Aplysia gigantea toxicosis

From Dog
Aplysia gigantea (sea hare)[1]

Aplysia gigantea are a large sea slug ('sea hare') normally found in shallow coastal waters.

Ingestion of these by dogs has resulted in increasing numbers of toxicity reports to veterinary clinics.

Toxicosis is primarily seasonal, with the slugs washed onto beaches and dogs consuming them, resulting in tetrodotoxicity.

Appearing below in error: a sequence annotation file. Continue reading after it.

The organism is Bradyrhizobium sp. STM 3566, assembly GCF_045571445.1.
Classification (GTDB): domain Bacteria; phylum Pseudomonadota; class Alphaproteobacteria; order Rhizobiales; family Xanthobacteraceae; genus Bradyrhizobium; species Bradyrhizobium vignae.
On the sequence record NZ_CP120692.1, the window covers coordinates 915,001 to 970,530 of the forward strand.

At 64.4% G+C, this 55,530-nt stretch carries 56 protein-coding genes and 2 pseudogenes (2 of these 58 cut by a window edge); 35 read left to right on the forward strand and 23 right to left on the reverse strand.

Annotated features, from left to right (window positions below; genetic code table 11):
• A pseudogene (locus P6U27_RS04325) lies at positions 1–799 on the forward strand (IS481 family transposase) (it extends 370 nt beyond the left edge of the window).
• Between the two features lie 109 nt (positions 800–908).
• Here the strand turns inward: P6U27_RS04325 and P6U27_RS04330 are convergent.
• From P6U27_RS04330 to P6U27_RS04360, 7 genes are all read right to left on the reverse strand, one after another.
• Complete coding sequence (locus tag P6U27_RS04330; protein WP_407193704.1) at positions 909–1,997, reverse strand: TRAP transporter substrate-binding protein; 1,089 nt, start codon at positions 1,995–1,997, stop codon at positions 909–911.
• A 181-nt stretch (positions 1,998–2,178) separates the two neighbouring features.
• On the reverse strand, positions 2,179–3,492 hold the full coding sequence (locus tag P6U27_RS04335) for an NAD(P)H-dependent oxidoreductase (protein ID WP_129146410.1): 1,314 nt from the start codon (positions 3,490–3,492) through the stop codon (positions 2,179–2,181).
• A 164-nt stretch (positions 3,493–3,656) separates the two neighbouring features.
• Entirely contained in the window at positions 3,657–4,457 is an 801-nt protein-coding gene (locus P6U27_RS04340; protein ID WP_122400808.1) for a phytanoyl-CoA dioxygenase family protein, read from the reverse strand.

Signs of intoxication are primarily asymptomatic, but neurological signs do occur, associated with a higher mortality rate[2].

Symptoms include tremors, hyperesthesia, muscle fasciculation, seizures, nystagmus and diarrhea.

Treatment involves decontamination and supportive therapy for seizures, tremors and muscle fasciculation.

References

  1. Seaslug forum
  2. Peacock, RE et al (2012) Aplysia gigantea toxicosis in 72 dogs. AEC, Spring newsletter. pp:1